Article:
Lillian Jean Kaplan
The University of Miami School of Medicine renamed its prestigious Kidney and Pancreas Transplantation Division in memory of Lillian Jean Kaplan in March 2002. The Department of Surgery’s Lillian Jean Kaplan Renal Transplantation Center was made possible by a significant gift from Mrs. Kaplan’s son, Thomas. The funds from the generous donation were also used to fully endow the Joshua Miller Chair in Transplant Surgery. Mrs. Kaplan was a grateful patient of Dr. Miller.
Through the creation of this chair, the School of Medicine was guaranteed the resources to continue Dr. Miller’s commitment to improve transplant education and research and the lives of transplant patients in South Florida and around the world. George W. Burke, M.D., professor of clinical surgery, holds the Joshua Miller Chair in Transplant Surgery.
“Lillian Jean Kaplan had a bright and indomitable human spirit of graciousness, sophistication and unsinkable optimism,” Dr. Miller said of his longtime patient. “Our work at the center that bears her name will be a testament to her and her family in the wish for a brighter tomorrow.”
The organ transplant program at the University of Miami/Jackson Memorial Hospital was instituted in 1970. Today, UM/JMH has one of the largest organ transplant program in the nation, performing more than 500 organ transplants on average.
He’s also pledged $3.5 million to the Miller School of Medicine, with $1.5 million going to the Center for Liver Diseases, transplantation and gastroenterology.
Phil and Linda Corey
Phil Corey and Dr. Tzakis have formed a close relationship – the kind of lasting bond that develops when you save someone’s life. What follows is an excerpt from patient Phil Corey’s story as told to the University of Miami Medicine magazine…
Phil Corey was in “total denial” of the disease that gnawed away at his liver for 42 years. “I was riding my bike 25 miles a day and had no feelings of being ill” said the 68-year-old businessman and entrepreneur. Welcome to the confounding world of asymptomatic liver disease. You feel fit as a fiddle, but at the same time your doctor somberly warns of cirrhosis, liver cancer and ultimately transplantation. Who to believe – your physician or your body?
Hard-driving, opinionated and stubborn, Corey laughingly admits that his obstinacy occasionally drove Eugene Schiff, M.D., chief of the Center for Liver Diseases at the Miller School of Medicine, “crazy.”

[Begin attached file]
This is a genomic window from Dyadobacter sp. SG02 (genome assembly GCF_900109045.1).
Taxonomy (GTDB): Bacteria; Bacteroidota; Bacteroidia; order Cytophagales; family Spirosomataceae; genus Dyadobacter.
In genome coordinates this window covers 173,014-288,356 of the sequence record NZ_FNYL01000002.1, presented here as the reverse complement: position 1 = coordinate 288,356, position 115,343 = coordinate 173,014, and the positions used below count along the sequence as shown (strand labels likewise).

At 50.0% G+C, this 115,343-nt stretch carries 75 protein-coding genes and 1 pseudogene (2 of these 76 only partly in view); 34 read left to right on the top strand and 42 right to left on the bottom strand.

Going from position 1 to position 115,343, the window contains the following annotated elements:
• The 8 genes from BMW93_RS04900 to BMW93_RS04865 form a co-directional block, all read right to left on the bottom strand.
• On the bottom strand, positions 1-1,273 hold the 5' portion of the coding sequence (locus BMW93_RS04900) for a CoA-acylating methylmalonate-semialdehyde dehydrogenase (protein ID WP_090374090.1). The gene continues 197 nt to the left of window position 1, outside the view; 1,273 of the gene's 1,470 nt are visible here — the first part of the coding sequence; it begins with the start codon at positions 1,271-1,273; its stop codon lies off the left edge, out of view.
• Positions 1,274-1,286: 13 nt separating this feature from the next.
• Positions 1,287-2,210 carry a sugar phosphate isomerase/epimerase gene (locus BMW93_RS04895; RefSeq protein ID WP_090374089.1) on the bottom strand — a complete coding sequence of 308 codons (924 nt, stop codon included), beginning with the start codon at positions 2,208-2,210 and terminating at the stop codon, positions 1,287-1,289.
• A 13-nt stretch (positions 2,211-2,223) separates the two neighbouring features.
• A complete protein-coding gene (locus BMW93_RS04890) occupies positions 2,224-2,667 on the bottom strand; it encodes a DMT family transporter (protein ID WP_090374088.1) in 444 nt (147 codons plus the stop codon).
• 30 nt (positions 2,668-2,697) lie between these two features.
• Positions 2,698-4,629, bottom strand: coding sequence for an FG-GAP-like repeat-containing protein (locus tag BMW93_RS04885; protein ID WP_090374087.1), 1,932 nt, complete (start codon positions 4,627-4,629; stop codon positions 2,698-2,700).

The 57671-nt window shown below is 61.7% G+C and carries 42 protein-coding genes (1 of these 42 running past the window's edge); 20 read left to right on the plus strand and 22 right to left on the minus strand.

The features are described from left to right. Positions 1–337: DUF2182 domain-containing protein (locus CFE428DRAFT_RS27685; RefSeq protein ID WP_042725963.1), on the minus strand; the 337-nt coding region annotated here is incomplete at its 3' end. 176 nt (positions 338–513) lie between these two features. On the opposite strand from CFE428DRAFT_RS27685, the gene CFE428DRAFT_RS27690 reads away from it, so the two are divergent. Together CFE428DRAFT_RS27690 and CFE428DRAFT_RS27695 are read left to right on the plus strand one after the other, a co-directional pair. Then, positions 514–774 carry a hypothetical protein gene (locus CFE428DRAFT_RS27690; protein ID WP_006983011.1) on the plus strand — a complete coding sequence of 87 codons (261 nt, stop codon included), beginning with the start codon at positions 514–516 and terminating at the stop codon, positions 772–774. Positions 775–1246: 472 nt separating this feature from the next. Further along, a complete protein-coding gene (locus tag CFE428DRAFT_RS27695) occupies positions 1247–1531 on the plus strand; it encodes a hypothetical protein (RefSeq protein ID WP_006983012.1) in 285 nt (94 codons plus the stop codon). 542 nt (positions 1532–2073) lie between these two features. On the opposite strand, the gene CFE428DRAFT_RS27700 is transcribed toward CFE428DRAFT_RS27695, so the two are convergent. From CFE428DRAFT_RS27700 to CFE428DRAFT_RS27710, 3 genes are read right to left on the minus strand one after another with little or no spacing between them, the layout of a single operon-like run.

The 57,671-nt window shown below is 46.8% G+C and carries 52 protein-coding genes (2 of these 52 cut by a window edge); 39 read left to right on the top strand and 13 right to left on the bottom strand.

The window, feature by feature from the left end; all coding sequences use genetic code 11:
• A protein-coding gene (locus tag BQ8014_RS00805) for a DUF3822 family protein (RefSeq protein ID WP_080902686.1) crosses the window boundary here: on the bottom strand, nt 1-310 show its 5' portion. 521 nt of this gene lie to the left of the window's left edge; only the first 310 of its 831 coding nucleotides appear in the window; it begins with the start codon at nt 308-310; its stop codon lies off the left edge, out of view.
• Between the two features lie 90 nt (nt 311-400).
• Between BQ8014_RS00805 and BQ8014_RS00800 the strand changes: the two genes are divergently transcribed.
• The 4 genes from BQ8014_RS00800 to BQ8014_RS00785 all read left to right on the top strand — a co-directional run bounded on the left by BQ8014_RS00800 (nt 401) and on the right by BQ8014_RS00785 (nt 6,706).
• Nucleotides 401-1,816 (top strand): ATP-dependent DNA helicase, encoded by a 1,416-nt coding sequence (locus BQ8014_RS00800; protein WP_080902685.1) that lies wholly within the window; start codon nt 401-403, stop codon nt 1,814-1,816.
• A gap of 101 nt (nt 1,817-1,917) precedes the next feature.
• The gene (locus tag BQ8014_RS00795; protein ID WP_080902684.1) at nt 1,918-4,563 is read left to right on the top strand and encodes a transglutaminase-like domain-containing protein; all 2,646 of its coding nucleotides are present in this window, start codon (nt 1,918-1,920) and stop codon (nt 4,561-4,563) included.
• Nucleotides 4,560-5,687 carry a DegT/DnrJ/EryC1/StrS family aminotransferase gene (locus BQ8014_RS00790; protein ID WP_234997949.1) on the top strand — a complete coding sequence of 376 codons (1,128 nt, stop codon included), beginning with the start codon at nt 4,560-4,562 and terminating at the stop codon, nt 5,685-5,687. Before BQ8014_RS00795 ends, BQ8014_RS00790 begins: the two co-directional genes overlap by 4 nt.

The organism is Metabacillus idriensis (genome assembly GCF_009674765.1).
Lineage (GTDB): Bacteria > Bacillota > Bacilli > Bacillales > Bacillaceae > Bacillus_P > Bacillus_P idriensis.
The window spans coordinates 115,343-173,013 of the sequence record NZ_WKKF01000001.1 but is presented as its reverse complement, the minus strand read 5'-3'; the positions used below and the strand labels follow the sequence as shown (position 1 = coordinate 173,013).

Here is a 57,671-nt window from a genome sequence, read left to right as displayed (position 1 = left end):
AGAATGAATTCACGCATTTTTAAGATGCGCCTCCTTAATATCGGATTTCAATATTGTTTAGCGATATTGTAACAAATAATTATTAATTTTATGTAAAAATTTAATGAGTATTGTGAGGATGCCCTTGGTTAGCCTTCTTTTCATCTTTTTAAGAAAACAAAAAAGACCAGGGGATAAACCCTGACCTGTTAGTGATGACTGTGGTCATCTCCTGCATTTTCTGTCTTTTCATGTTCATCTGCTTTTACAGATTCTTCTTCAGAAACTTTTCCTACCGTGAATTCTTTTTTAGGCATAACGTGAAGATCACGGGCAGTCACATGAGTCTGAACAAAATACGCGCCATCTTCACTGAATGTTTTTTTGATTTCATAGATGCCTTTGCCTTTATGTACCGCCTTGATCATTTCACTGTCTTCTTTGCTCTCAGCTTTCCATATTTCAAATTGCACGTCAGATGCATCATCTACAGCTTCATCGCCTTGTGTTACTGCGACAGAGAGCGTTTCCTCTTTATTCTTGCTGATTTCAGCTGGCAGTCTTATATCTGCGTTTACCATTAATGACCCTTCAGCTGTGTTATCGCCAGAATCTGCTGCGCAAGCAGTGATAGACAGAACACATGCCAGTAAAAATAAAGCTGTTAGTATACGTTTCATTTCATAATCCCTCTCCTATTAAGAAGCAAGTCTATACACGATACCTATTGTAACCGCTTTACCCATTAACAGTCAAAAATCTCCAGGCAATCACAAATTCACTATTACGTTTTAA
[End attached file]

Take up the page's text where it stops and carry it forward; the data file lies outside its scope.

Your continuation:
Ultimately Corey had a reality check, followed by liver transplantation surgery. He’s also pledged $3.5 million to the Miller School of Medicine, with $1.5 million going to the Center for Liver Diseases, transplantation and gastroenterology.
Corey was a second-year medical student at West Virginia University when his lengthy encounter with liver disease began. Not aware he had HCV, contracted from a blood transfusion, Corey decided after two years of medical school that medicine wasn’t his calling. Instead he turned to the grueling venture of launching a seafood business. From a physical standpoint, he felt great.
That’s a common phenomenon among liver disease patients. A diagnosis of cirrhosis (scarring) or cancer of the liver is the usually the first indication something’s amiss. When scarring takes place, the liver responds by repairing the damaged tissue. But sometimes the regeneration process goes awry, leading to uncontrolled cell production.
By 1982 Corey had become a patient of Schiff’s and had been diagnosed with non-A, non-B hepatitis. Still the prospect of cirrhosis or cancer remained an abstraction for Corey, even after a CT scan found a questionable growth to his liver in 2005.
“I went to Gene Schiff with this, because Gene and I have been friends for so many years”, says Corey. “Phil sincerely felt that he didn’t have cirrhosis and that he didn’t have cancer”, Schiff says. “Because of his lifestyle and the fact he was feeling good, he felt there was a misdiagnosis. We had to really twist his arm to get various things done”. The first as a radio frequency ablation procedure that heated and filled the growth on Corey’s liver. Schiff was assisted by Andreas Tzakis, M.D., Ph.D., professor of surgery and director of the Miami Transplant Institute.
The growth was found to contain abnormal cells, but it wasn’t confirmed to be cancer. Schiff casually mentioned that Corey might want to contemplate the possibility of undergoing a liver transplant. “Gene, I’m not going to have a transplant”, Corey remembers. “I’m too healthy, and I’m not going to worry about it”.
But Corey found it impossible not to worry when another growth – a hepatocellular carcinoma – materialized a short time later in a different part of his liver. The cancer was ablated, but Corey still wasn’t ready to come to grips with his condition. A visit to Tzakis changed all that. “He simply said, ‘You gotta get off the damned fence and realize that these things are gonna keep coming!’”
Corey reluctantly agreed to have the procedure done in April. “It was hard for me…I was one of the few liver transplant patients that didn’t come in here crawling on his hands and knees”, he says.
A successful five-hour operation, with Dr. Tzakis as the transplant surgeon and Dr. Schiff as the hepatologist, left Corey with a month-and-a-half ban on bicycling. “We’re grateful for his generosity, and we’re pleased that thus far he’s had a good outcome”, Schiff says. “The purpose of the Center for Liver Diseases is to keep liver diseases from getting to a point where transplants are needed”.
It’s also an objective that Corey fully supports, to the point of becoming more involved with the Center for Liver Diseases and Miami Transplant Institute. He views his liver treatments and surgery as “God’s way of steering me in a different direction in my life. I believe that this was his way of nudging me toward what I’m doing now and what I’m going to continue to do.”